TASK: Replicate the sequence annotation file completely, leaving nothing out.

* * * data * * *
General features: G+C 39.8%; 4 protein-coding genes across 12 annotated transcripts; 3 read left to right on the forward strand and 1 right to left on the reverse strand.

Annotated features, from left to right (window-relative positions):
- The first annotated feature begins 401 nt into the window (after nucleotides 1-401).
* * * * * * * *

General features: G+C 39.8%; 4 protein-coding genes across 12 annotated transcripts; 3 read left to right on the forward strand and 1 right to left on the reverse strand.

Annotated features, from left to right (window-relative positions):
- The first annotated feature begins 401 nt into the window (after nucleotides 1-401).